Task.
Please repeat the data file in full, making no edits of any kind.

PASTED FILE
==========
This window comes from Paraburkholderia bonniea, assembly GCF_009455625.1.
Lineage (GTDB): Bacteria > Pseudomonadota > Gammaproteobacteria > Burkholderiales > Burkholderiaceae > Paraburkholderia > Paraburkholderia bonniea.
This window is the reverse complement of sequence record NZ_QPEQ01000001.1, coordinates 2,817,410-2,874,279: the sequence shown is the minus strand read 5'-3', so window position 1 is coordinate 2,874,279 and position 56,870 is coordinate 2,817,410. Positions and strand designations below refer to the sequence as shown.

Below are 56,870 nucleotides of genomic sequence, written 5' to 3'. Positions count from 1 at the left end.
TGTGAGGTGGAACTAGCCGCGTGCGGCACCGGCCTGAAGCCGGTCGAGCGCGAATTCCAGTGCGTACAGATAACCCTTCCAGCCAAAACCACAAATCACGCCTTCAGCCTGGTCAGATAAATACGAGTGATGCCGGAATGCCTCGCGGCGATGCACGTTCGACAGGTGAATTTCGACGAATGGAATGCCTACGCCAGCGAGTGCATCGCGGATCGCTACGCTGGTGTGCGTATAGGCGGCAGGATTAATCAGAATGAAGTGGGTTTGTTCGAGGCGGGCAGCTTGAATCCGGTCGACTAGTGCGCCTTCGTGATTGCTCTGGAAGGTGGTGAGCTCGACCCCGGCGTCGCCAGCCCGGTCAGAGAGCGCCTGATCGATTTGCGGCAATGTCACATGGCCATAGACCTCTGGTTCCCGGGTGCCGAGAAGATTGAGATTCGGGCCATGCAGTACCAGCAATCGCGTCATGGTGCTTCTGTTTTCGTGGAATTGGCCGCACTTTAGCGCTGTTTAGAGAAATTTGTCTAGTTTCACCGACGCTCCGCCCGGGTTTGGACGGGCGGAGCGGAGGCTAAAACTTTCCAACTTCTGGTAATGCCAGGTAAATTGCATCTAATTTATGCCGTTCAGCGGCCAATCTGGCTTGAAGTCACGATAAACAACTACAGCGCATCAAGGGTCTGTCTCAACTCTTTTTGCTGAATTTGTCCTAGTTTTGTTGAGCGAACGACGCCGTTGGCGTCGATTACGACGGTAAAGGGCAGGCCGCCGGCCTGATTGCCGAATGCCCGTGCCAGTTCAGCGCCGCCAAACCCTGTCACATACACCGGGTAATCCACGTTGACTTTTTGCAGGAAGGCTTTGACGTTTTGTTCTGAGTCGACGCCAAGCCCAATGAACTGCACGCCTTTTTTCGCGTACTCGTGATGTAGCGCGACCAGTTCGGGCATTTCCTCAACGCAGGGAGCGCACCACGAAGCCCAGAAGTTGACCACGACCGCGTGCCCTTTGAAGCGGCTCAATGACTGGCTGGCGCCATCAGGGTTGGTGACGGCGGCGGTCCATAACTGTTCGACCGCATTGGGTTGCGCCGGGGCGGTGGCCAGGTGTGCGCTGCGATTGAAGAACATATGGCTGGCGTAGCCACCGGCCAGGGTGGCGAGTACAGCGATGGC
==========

This window comes from Paraburkholderia bonniea, assembly GCF_009455625.1.
Lineage (GTDB): Bacteria > Pseudomonadota > Gammaproteobacteria > Burkholderiales > Burkholderiaceae > Paraburkholderia > Paraburkholderia bonniea.
This window is the reverse complement of sequence record NZ_QPEQ01000001.1, coordinates 2,817,410-2,874,279: the sequence shown is the minus strand read 5'-3', so window position 1 is coordinate 2,874,279 and position 56,870 is coordinate 2,817,410. Positions and strand designations below refer to the sequence as shown.

Below are 56,870 nucleotides of genomic sequence, written 5' to 3'. Positions count from 1 at the left end.
TGTGAGGTGGAACTAGCCGCGTGCGGCACCGGCCTGAAGCCGGTCGAGCGCGAATTCCAGTGCGTACAGATAACCCTTCCAGCCAAAACCACAAATCACGCCTTCAGCCTGGTCAGATAAATACGAGTGATGCCGGAATGCCTCGCGGCGATGCACGTTCGACAGGTGAATTTCGACGAATGGAATGCCTACGCCAGCGAGTGCATCGCGGATCGCTACGCTGGTGTGCGTATAGGCGGCAGGATTAATCAGAATGAAGTGGGTTTGTTCGAGGCGGGCAGCTTGAATCCGGTCGACTAGTGCGCCTTCGTGATTGCTCTGGAAGGTGGTGAGCTCGACCCCGGCGTCGCCAGCCCGGTCAGAGAGCGCCTGATCGATTTGCGGCAATGTCACATGGCCATAGACCTCTGGTTCCCGGGTGCCGAGAAGATTGAGATTCGGGCCATGCAGTACCAGCAATCGCGTCATGGTGCTTCTGTTTTCGTGGAATTGGCCGCACTTTAGCGCTGTTTAGAGAAATTTGTCTAGTTTCACCGACGCTCCGCCCGGGTTTGGACGGGCGGAGCGGAGGCTAAAACTTTCCAACTTCTGGTAATGCCAGGTAAATTGCATCTAATTTATGCCGTTCAGCGGCCAATCTGGCTTGAAGTCACGATAAACAACTACAGCGCATCAAGGGTCTGTCTCAACTCTTTTTGCTGAATTTGTCCTAGTTTTGTTGAGCGAACGACGCCGTTGGCGTCGATTACGACGGTAAAGGGCAGGCCGCCGGCCTGATTGCCGAATGCCCGTGCCAGTTCAGCGCCGCCAAACCCTGTCACATACACCGGGTAATCCACGTTGACTTTTTGCAGGAAGGCTTTGACGTTTTGTTCTGAGTCGACGCCAAGCCCAATGAACTGCACGCCTTTTTTCGCGTACTCGTGATGTAGCGCGACCAGTTCGGGCATTTCCTCAACGCAGGGAGCGCACCACGAAGCCCAGAAGTTGACCACGACCGCGTGCCCTTTGAAGCGGCTCAATGACTGGCTGGCGCCATCAGGGTTGGTGACGGCGGCGGTCCATAACTGTTCGACCGCATTGGGTTGCGCCGGGGCGGTGGCCAGGTGTGCGCTGCGATTGAAGAACATATGGCTGGCGTAGCCACCGGCCAGGGTGGCGAGTACAGCGATGGC